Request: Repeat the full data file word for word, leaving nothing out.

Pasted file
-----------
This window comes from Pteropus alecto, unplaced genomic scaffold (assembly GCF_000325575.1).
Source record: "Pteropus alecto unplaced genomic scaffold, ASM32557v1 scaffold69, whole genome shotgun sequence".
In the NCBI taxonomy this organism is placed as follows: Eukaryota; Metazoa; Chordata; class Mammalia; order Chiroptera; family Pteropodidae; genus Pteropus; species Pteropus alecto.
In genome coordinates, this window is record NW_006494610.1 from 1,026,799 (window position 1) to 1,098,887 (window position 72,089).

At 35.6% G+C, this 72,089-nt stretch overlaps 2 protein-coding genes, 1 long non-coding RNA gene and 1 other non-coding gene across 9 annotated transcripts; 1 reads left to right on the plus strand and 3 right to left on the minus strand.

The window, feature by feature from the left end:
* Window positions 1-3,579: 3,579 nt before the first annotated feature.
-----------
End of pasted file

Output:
This window comes from Pteropus alecto, unplaced genomic scaffold (assembly GCF_000325575.1).
Source record: "Pteropus alecto unplaced genomic scaffold, ASM32557v1 scaffold69, whole genome shotgun sequence".
In the NCBI taxonomy this organism is placed as follows: Eukaryota; Metazoa; Chordata; class Mammalia; order Chiroptera; family Pteropodidae; genus Pteropus; species Pteropus alecto.
In genome coordinates, this window is record NW_006494610.1 from 1,026,799 (window position 1) to 1,098,887 (window position 72,089).

At 35.6% G+C, this 72,089-nt stretch overlaps 2 protein-coding genes, 1 long non-coding RNA gene and 1 other non-coding gene across 9 annotated transcripts; 1 reads left to right on the plus strand and 3 right to left on the minus strand.

The window, feature by feature from the left end:
* Window positions 1-3,579: 3,579 nt before the first annotated feature.